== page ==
It’s Time To Help The Skeptics (Part 1 of 2)

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Now do you believe in angels?

Hello, Fair Reader. If there is anything you’ve learned about me from this blog and my years in podcasting it’s that I am a kind man. A loving man. A giving man. You did, just… trust me.

Anyway, because I am all of those things I am going to give of myself freely yet again, this time to the skeptical community. A community of people who wear the word “skeptic” like a badge and like it still means doubtful or questioning and not what it actually implies nowadays, which is close-minded arrogant prick. That is what most of us think when we hear the word skeptic. Not skeptical, mind you. Anyone in their right mind and left brain is skeptical–but it takes a certain brand of disingenuousity, to coin a term, to want to be known as an across-the-board skeptic. That disingenuousity, to keep the term going, buries its roots in the unspoken fact that the origin of organized “skeptics” is Secular Humanism. Secular Humanism is a belief system that goes something like this: “Nothing exists outside of matter and material processes. The end, dummies. Fuck you, church.”

Maybe it’s harder to sell the term Secular Humanist as a title when battling the evils of bigfoot hunters and ghost hunters and UFO hunters and–what’s with all the killing? Fuckin’ White people. The point is, you can tell a TV producer “I’m a skeptic” and they immediately know your position is going to be anti-anything-outside-of-physical-substance-except-maybe-the-wind-and-temperature. If you tell them you’re a Secular Humanist, they might be all, “Seriously? What’s that, like a Mormon?”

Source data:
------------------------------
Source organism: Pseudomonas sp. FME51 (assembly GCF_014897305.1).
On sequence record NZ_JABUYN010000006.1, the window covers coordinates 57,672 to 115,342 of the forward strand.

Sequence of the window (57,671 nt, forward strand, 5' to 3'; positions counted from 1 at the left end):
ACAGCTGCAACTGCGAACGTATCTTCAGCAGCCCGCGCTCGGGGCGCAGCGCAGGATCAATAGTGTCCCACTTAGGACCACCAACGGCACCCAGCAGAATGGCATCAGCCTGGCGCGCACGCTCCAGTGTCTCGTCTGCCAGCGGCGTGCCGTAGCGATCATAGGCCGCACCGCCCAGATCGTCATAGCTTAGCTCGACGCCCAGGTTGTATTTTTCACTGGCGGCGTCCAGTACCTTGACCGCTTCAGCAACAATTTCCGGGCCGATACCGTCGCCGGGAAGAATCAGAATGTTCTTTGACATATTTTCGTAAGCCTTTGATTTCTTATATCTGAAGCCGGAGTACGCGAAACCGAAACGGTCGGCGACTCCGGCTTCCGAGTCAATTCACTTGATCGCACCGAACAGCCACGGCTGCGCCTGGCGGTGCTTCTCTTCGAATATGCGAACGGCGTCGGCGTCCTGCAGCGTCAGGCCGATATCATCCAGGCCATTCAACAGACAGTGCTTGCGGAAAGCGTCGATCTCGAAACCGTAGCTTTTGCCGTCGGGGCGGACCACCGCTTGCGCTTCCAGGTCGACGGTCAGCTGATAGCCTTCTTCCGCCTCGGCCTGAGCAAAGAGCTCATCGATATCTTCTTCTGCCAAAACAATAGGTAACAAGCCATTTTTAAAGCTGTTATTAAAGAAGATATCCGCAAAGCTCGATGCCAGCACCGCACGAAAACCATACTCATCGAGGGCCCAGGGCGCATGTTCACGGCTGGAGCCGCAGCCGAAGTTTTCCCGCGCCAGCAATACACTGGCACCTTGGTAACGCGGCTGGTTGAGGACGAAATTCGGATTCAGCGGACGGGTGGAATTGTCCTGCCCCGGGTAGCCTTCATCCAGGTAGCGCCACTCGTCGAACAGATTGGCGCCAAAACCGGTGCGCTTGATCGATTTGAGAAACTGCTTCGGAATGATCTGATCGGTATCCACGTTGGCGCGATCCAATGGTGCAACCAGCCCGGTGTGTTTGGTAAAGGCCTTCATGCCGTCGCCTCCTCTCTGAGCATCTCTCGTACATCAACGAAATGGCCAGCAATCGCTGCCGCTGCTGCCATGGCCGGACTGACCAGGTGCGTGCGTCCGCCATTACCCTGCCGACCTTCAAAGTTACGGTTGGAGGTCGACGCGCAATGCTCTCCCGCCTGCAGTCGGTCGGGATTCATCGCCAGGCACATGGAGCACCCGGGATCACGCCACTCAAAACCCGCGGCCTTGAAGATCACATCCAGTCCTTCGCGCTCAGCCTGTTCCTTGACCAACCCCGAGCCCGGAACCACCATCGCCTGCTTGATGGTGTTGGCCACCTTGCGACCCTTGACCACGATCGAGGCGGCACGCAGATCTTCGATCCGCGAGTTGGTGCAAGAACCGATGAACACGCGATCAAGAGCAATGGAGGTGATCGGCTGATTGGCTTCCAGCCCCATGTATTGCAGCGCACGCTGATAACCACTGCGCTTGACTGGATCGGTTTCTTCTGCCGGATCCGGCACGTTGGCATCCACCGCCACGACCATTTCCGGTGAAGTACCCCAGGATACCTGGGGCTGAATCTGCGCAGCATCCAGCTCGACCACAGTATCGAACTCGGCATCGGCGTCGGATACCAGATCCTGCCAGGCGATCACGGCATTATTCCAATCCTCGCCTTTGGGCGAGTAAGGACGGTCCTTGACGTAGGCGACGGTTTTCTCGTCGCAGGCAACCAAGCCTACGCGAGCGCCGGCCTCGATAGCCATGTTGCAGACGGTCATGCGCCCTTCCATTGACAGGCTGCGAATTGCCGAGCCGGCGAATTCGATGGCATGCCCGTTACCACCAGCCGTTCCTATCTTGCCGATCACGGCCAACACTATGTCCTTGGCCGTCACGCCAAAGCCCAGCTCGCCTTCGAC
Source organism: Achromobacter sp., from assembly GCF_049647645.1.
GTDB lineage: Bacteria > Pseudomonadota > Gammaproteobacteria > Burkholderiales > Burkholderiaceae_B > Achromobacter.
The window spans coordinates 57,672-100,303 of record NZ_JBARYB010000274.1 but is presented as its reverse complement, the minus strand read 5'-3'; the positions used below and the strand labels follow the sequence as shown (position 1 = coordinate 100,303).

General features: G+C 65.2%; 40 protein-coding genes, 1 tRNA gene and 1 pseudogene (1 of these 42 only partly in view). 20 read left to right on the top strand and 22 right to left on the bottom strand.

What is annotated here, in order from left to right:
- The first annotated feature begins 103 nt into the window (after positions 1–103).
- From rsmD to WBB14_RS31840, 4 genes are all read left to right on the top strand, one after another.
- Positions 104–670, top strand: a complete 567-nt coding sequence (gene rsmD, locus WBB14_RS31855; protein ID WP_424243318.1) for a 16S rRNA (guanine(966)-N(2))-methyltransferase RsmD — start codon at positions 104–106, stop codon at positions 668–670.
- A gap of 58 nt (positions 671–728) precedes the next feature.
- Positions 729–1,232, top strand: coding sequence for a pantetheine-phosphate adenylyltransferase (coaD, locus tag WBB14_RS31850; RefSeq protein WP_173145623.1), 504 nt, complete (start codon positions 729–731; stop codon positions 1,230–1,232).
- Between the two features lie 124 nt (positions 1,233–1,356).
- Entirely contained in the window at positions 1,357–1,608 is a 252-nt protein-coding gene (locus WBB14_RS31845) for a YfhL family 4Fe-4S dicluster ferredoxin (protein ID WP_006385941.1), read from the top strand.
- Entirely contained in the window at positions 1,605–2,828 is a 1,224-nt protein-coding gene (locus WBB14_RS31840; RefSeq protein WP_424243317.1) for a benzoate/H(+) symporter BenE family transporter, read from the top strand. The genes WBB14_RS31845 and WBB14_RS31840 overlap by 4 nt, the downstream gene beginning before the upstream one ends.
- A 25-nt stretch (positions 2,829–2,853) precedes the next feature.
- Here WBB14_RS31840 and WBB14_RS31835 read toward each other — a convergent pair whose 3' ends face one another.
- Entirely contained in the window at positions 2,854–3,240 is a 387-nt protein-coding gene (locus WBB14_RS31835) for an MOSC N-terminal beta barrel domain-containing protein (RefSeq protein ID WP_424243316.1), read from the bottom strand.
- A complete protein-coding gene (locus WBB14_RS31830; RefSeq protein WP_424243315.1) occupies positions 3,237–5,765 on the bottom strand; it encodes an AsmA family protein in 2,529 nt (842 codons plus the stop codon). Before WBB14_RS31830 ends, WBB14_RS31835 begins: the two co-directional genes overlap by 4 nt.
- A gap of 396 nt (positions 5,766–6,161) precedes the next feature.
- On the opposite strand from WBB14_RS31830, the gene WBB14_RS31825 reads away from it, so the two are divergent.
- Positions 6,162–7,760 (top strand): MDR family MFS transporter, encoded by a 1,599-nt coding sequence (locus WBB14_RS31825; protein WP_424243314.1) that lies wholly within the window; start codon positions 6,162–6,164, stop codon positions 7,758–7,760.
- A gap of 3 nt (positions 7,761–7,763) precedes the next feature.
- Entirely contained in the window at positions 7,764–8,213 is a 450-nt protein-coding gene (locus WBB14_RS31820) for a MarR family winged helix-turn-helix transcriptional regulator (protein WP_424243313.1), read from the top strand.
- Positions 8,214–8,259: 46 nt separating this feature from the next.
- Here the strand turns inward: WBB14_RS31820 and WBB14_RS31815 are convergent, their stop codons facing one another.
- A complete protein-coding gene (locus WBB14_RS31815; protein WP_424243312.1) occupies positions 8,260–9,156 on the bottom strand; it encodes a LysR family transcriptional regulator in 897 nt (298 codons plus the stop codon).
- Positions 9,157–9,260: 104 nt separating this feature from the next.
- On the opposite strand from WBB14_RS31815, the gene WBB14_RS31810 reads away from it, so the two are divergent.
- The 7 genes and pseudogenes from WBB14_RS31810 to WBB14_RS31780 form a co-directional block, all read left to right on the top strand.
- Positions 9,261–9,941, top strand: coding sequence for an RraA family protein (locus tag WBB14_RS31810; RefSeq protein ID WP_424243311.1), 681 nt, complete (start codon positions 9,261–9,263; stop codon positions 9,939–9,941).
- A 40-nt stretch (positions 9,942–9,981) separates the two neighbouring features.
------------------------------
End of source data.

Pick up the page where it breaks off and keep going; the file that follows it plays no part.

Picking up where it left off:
And the honest answer after all of the arm crossing and harrumphing is: “Yeah, kinda.”

Well, no one wants a Mormon telling them aliens and ghosts and inter-dimensional whatchamahoosies aren’t real, do they?

But a skeptic. Aaaah, a skeptic. Now there’s someone you can trust. Or vilify when they talk down to you. What you can’t do easily is blow them off, because they sound all scientifical and stuff.

Correction–you can blow them off nowadays because they’ve shown their true colors so many times, and don’t even bother with science anymore except to point out that “paranormalists” use it incorrectly, if at all, that I think most people will go with the UFO nut on principle. It’s the same way you vote for the political candidate you want to have a beer with over the stuffy Poindexter who knows better than you.